The weather page is prepared by Daniel Bezte. Dan has a BA Honours degree in geography, specializing in climatology, from the U of W. He has taught climate and weather classes at the U of W, and is a guest climate expert on CJOB’s morning show with Larry Updike. Daniel runs a computerized weather station on his 10 acres near Birds Hill Park, which he plans to develop into a small vegetable and fruit hobby farm.
Daniel welcomes questions and comments at [email protected]
Last week’s Alberta clipper proved to be a little weaker than expected and it also took a much more northerly path than anticipated. The end result was more rain and freezing drizzle than snow and the heaviest amounts ended up falling well to our north. This change in the path of this system seems to have signalled a slight shift in our overall weather pattern.
What looked to be shaping up as a snowy month now looks a little drier, as the main storm path seems to be either well to our north or south. Fairly persistent troughs of low pressure to our west and east are keeping most of our region under an upper ridge of high pressure. This ridge is forecast to build and weaken several times during the next week or two, as storm systems move in off the Pacific.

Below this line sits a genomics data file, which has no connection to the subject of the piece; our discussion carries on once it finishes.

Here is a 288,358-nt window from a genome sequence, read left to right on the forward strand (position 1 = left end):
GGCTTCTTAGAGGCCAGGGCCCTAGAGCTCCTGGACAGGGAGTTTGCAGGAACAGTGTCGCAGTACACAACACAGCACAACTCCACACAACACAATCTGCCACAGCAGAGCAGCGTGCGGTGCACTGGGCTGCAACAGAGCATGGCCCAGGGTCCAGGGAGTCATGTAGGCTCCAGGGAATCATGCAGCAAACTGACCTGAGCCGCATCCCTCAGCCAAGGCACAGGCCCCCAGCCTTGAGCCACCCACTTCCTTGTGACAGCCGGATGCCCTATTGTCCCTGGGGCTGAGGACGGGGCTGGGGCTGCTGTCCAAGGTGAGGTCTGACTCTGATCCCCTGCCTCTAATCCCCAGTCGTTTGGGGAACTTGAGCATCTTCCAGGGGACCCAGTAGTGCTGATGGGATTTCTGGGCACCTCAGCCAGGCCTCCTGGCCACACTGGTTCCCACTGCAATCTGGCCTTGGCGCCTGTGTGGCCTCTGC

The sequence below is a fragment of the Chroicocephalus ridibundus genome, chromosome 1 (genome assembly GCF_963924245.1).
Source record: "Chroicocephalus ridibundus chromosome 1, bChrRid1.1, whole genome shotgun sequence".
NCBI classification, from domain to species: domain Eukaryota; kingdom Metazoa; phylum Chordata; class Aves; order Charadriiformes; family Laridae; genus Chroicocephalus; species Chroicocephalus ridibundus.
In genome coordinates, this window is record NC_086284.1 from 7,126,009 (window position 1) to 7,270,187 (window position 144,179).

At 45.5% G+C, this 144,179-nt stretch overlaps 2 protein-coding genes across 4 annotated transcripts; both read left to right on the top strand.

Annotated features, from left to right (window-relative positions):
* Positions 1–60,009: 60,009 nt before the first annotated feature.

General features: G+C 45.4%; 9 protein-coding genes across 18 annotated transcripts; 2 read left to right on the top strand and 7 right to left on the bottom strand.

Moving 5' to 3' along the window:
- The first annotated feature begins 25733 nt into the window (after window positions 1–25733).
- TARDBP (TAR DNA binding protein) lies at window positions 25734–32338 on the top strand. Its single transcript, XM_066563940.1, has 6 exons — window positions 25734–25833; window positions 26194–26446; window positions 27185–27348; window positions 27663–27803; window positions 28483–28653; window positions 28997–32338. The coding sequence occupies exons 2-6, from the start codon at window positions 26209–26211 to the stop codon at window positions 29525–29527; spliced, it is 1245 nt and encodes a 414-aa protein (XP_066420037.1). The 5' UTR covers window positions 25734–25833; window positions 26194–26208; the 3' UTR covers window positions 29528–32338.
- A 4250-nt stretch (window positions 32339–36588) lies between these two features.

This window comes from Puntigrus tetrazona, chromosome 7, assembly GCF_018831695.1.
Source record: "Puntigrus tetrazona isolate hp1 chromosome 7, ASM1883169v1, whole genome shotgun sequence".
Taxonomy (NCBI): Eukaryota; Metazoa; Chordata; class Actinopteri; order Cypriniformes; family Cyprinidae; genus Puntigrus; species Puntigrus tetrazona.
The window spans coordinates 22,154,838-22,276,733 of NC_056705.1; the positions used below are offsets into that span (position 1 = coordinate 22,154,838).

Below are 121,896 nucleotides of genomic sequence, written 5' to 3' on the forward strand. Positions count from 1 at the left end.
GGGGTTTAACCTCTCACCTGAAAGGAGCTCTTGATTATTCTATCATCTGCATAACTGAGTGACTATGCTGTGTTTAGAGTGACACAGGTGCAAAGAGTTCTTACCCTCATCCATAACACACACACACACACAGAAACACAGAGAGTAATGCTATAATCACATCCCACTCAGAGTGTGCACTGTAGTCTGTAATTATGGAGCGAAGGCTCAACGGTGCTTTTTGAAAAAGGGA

Each time a storm system comes ashore on the Pacific coast, the ridge of high pressure is squeezed eastward and builds overtop of us. This will bring us more sun than clouds and moderating temperatures. Then, as the western low pushes eastward, we will see an increase in clouds with the occasional chance for some light snow. Once the low passes by, cold air will push in for a day or two before the next system comes ashore and the process starts all over.
The first weak low is expected to push through on Wednesday and then a slightly stronger one is expected over the weekend. Overall temperatures look to remain on the mild side with only the occasional cold night expected.
Usual temperature range for this period: Highs: -11 to 2C. Lows: -22 to -6C.